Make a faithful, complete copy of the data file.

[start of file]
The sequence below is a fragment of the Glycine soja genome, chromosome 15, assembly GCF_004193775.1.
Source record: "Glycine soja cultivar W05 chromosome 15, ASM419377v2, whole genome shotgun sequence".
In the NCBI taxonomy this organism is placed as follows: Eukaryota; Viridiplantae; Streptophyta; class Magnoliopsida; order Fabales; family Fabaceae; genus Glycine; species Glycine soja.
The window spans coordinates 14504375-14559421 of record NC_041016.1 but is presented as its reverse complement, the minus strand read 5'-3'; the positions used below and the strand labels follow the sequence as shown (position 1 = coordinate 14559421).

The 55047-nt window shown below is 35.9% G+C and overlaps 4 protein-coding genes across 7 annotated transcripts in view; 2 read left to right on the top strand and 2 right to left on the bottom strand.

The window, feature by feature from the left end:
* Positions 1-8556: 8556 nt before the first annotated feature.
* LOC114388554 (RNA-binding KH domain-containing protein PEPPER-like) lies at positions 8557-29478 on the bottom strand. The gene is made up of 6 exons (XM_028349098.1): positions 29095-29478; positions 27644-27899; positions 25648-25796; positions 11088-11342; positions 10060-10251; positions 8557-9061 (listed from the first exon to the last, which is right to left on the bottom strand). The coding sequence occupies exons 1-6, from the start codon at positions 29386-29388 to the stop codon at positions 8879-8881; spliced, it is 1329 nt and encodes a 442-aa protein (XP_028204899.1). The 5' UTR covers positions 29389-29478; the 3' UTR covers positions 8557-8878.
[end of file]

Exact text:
The sequence below is a fragment of the Glycine soja genome, chromosome 15, assembly GCF_004193775.1.
Source record: "Glycine soja cultivar W05 chromosome 15, ASM419377v2, whole genome shotgun sequence".
In the NCBI taxonomy this organism is placed as follows: Eukaryota; Viridiplantae; Streptophyta; class Magnoliopsida; order Fabales; family Fabaceae; genus Glycine; species Glycine soja.
The window spans coordinates 14504375-14559421 of record NC_041016.1 but is presented as its reverse complement, the minus strand read 5'-3'; the positions used below and the strand labels follow the sequence as shown (position 1 = coordinate 14559421).

The 55047-nt window shown below is 35.9% G+C and overlaps 4 protein-coding genes across 7 annotated transcripts in view; 2 read left to right on the top strand and 2 right to left on the bottom strand.

The window, feature by feature from the left end:
* Positions 1-8556: 8556 nt before the first annotated feature.
* LOC114388554 (RNA-binding KH domain-containing protein PEPPER-like) lies at positions 8557-29478 on the bottom strand. The gene is made up of 6 exons (XM_028349098.1): positions 29095-29478; positions 27644-27899; positions 25648-25796; positions 11088-11342; positions 10060-10251; positions 8557-9061 (listed from the first exon to the last, which is right to left on the bottom strand). The coding sequence occupies exons 1-6, from the start codon at positions 29386-29388 to the stop codon at positions 8879-8881; spliced, it is 1329 nt and encodes a 442-aa protein (XP_028204899.1). The 5' UTR covers positions 29389-29478; the 3' UTR covers positions 8557-8878.